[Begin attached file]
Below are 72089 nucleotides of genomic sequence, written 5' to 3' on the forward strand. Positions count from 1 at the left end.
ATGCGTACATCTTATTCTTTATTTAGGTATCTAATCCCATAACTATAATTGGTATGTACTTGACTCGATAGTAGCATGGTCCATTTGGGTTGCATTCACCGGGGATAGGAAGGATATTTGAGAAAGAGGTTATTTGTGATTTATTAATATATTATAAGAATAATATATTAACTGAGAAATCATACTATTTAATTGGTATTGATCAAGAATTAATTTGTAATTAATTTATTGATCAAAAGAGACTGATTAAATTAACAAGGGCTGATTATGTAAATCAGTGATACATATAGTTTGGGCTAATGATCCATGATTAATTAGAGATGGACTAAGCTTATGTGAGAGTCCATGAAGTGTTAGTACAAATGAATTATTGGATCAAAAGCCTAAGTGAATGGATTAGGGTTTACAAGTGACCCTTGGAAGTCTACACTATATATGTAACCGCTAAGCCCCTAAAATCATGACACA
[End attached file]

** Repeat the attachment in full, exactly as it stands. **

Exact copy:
Below are 72089 nucleotides of genomic sequence, written 5' to 3' on the forward strand. Positions count from 1 at the left end.
ATGCGTACATCTTATTCTTTATTTAGGTATCTAATCCCATAACTATAATTGGTATGTACTTGACTCGATAGTAGCATGGTCCATTTGGGTTGCATTCACCGGGGATAGGAAGGATATTTGAGAAAGAGGTTATTTGTGATTTATTAATATATTATAAGAATAATATATTAACTGAGAAATCATACTATTTAATTGGTATTGATCAAGAATTAATTTGTAATTAATTTATTGATCAAAAGAGACTGATTAAATTAACAAGGGCTGATTATGTAAATCAGTGATACATATAGTTTGGGCTAATGATCCATGATTAATTAGAGATGGACTAAGCTTATGTGAGAGTCCATGAAGTGTTAGTACAAATGAATTATTGGATCAAAAGCCTAAGTGAATGGATTAGGGTTTACAAGTGACCCTTGGAAGTCTACACTATATATGTAACCGCTAAGCCCCTAAAATCATGACACA